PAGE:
Prime Minister Margaret Thatcher’s program to transform Britain into “a property-owning democracy” has produced an army of new homeowners. But many are being squeezed by her determination to curb inflation by driving up interest rates.
Mortgage costs have risen at their fastest rate in 50 years, to 13.5% from 9.75% last summer, confronting many of Britain’s 15 million homeowners with heavy debt and even the risk of losing their homes, home buyers’ advocates say.
Types of mortgages in the United States vary but their rates generally hover around 10% to 10.5%.
Now Pays Interest Only
Stephanie Manasche, a single mother in Harrow, says her monthly payments have jumped 42 pounds ($73.50) to 262 pounds ($458.50), and she had to negotiate a temporary agreement with her lender to pay interest only. That brought the payment down to 253 pounds ($443), and she is still having trouble keeping up.
“It makes me feel very, very frightened, obviously,” she said.
The crunch could also make Britons lose confidence in real estate and return to renting, undermining Thatcher’s initial aims.
“The present government is pulling the rug out from underneath their feet,” said Michael Brett, secretary general of the National Assn. of Homeowners in Shrewsbury.
John Doling, a professor at the University of Birmingham’s department of social policy, said: “Many people will be deeply depressed, deeply suffering from what has happened.” Some, he says, “will have to economize on food and they won’t eat properly.”
Other Factors Blamed
But lenders say defaults are more an outcome of unemployment and marital breakup than of higher interest rates.
They stress their eagerness to help borrowers in difficulty by, for example, extending the term of a mortgage.
“As long as those people come in and let us know, there are things we can do,” said Mark Hemingway, a spokesman for the Halifax Building Society, the country’s biggest mortgage lender.
The monthly payment on a new 40,000-pound ($70,000) 25-year adjustable mortgage has risen to 388.42 pounds ($679.74) from about 304.93 pounds ($533.63) last summer, the Building Societies Assn. said.
Repayments on only the first 30,000 pounds ($52,000) of a mortgage are tax-deductible. Most rates fluctuate with interest rates. Fixed rates are rarely offered, and 40% of mortgage-holders have their monthly payment adjusted once a year.
The squeeze worsened last year when young buyers rushed into the market and overcommitted themselves trying to beat the abolition in August of double tax relief for unmarried joint mortgage-holders.
“When people see prices going up rapidly they feel they have to be active in the housing market right now before it is too late,” Doling said.
In June, Thatcher’s Conservative government began raising interest rates, stalling the housing boom so that buyers who came in at the top of the market can’t get out at a profit.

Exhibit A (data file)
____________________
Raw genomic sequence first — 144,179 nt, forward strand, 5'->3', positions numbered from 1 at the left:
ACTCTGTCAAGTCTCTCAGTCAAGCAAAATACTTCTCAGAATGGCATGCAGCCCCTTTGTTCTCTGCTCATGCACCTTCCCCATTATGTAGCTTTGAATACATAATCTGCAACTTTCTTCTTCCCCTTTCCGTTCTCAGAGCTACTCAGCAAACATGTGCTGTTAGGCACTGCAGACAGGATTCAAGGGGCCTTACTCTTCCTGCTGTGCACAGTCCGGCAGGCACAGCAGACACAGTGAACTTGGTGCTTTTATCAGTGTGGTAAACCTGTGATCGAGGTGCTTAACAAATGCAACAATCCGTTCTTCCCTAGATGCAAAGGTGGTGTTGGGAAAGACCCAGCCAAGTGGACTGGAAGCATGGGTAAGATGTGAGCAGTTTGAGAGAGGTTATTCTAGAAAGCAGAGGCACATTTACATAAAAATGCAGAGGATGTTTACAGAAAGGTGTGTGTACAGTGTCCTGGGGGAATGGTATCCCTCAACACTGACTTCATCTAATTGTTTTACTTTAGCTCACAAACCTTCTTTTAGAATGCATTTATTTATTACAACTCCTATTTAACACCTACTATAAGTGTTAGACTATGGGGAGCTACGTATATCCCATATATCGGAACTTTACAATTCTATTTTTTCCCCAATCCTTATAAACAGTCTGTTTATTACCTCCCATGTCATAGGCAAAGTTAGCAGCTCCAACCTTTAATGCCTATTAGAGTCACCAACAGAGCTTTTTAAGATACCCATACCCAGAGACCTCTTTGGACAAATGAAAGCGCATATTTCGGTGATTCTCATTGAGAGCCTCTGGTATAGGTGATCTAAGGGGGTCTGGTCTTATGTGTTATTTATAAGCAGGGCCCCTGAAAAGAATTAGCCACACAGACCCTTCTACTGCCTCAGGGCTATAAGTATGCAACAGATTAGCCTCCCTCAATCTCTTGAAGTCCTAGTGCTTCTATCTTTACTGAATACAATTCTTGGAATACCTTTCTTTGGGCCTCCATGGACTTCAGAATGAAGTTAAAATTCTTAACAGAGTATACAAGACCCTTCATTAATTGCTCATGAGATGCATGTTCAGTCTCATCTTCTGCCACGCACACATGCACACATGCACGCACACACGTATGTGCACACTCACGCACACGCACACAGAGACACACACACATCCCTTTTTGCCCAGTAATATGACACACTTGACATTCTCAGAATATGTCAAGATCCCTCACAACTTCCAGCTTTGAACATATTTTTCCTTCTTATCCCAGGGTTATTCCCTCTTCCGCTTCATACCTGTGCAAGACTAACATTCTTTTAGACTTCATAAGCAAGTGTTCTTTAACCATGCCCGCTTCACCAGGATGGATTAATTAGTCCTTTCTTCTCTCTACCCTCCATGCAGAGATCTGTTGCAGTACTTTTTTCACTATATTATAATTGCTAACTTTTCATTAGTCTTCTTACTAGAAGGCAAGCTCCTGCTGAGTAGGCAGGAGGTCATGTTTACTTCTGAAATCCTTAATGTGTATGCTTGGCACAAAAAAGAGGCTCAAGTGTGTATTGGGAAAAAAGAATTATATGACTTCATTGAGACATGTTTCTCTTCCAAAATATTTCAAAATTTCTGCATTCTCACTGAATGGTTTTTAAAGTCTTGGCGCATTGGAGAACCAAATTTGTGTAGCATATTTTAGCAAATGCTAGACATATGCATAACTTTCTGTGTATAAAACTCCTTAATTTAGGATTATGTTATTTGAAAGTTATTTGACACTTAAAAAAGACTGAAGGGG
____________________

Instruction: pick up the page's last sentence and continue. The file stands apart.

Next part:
Rolling Back Socialism
Thatcher has promoted home ownership as part of her campaign to roll back socialism, allowing occupants of rented public housing to buy the property at preferential terms.
Sixty-four percent of Britain’s housing is occupant-owned, compared to 55% in 1978, the Building Societies Assn. said.
But now Thatcher says that inflation, which has jumped to an annual rate of 6.8% from 3.3% a year ago, is her top priority and interest rates are her weapon.
“I think many people would find the irony in that,” Doling said.
Brett, of the homeowners association, said, “We are predicting a massive rise in the number of mortgage arrears and repossession.”
In 1985, when mortgage rates went up to 14%, mortgage arrears doubled, Brett said.
Today about 300,000 people are in arrears, while last year, 25,000 families saw their homes repossessed, Brett said.
In addition, he said, “As soon as someone falls behind in mortgage payments, even if they don’t get repossessed, they will get a bad reputation financially and will in fact be blighted for life.”
The building societies association said up-to-date statistics aren’t available yet, and it expects arrears and repossession to show a decline because unemployment is down.
‘Now It Is Ridiculous’
A 36-year-old bank employee from Liverpool who requested anonymity said: “A couple of years ago, the mortgage was affordable. Now it is ridiculous.”
Sarah Rudman, a 19-year-old advertising saleswoman, bought her Shrewsbury home in September with fiance Stephen Chaloner, a 23-year-old software engineer. Payments on their 21,000-pound ($36,750) mortgage have risen 57 pounds ($100), to 220 pounds ($385) a month.
Now, Rudman said, they have to postpone the wedding and lower their living standard.
“We were advised by a lot of people, ‘You ought to have your own house. Buy now.’ We panicked really. We just grabbed it,” she said.